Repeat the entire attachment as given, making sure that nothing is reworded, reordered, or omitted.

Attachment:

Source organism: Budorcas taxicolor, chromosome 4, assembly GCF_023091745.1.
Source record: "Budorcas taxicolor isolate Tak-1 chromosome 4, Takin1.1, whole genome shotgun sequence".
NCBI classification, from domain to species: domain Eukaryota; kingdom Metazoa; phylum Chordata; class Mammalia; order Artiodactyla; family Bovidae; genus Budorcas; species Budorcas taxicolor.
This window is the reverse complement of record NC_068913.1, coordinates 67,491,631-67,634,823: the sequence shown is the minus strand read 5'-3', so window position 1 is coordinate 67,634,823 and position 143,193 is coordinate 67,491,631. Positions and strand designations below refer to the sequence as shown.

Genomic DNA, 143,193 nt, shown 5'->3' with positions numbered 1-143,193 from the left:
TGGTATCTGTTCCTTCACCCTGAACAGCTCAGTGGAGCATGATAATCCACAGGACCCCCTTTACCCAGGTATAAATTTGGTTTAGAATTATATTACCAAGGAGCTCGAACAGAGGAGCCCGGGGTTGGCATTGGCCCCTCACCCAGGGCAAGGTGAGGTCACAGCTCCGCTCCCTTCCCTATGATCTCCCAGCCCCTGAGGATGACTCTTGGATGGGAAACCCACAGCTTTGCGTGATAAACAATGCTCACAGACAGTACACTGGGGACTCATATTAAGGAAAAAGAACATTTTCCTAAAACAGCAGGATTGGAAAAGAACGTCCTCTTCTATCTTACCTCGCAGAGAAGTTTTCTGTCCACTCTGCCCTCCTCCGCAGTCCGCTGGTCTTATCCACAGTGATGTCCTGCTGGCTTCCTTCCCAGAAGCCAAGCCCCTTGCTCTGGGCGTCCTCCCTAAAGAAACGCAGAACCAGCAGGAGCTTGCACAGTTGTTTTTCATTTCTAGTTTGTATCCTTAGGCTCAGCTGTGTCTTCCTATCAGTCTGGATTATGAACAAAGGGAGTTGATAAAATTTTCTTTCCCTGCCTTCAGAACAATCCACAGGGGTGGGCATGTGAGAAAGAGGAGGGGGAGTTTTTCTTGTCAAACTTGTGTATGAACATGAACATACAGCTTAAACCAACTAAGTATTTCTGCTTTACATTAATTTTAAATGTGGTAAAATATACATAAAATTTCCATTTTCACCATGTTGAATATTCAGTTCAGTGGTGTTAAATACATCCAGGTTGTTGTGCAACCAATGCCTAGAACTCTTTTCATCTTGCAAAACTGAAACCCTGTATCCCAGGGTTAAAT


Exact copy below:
Source organism: Budorcas taxicolor, chromosome 4, assembly GCF_023091745.1.
Source record: "Budorcas taxicolor isolate Tak-1 chromosome 4, Takin1.1, whole genome shotgun sequence".
NCBI classification, from domain to species: domain Eukaryota; kingdom Metazoa; phylum Chordata; class Mammalia; order Artiodactyla; family Bovidae; genus Budorcas; species Budorcas taxicolor.
This window is the reverse complement of record NC_068913.1, coordinates 67,491,631-67,634,823: the sequence shown is the minus strand read 5'-3', so window position 1 is coordinate 67,634,823 and position 143,193 is coordinate 67,491,631. Positions and strand designations below refer to the sequence as shown.

Genomic DNA, 143,193 nt, shown 5'->3' with positions numbered 1-143,193 from the left:
TGGTATCTGTTCCTTCACCCTGAACAGCTCAGTGGAGCATGATAATCCACAGGACCCCCTTTACCCAGGTATAAATTTGGTTTAGAATTATATTACCAAGGAGCTCGAACAGAGGAGCCCGGGGTTGGCATTGGCCCCTCACCCAGGGCAAGGTGAGGTCACAGCTCCGCTCCCTTCCCTATGATCTCCCAGCCCCTGAGGATGACTCTTGGATGGGAAACCCACAGCTTTGCGTGATAAACAATGCTCACAGACAGTACACTGGGGACTCATATTAAGGAAAAAGAACATTTTCCTAAAACAGCAGGATTGGAAAAGAACGTCCTCTTCTATCTTACCTCGCAGAGAAGTTTTCTGTCCACTCTGCCCTCCTCCGCAGTCCGCTGGTCTTATCCACAGTGATGTCCTGCTGGCTTCCTTCCCAGAAGCCAAGCCCCTTGCTCTGGGCGTCCTCCCTAAAGAAACGCAGAACCAGCAGGAGCTTGCACAGTTGTTTTTCATTTCTAGTTTGTATCCTTAGGCTCAGCTGTGTCTTCCTATCAGTCTGGATTATGAACAAAGGGAGTTGATAAAATTTTCTTTCCCTGCCTTCAGAACAATCCACAGGGGTGGGCATGTGAGAAAGAGGAGGGGGAGTTTTTCTTGTCAAACTTGTGTATGAACATGAACATACAGCTTAAACCAACTAAGTATTTCTGCTTTACATTAATTTTAAATGTGGTAAAATATACATAAAATTTCCATTTTCACCATGTTGAATATTCAGTTCAGTGGTGTTAAATACATCCAGGTTGTTGTGCAACCAATGCCTAGAACTCTTTTCATCTTGCAAAACTGAAACCCTGTATCCCAGGGTTAAAT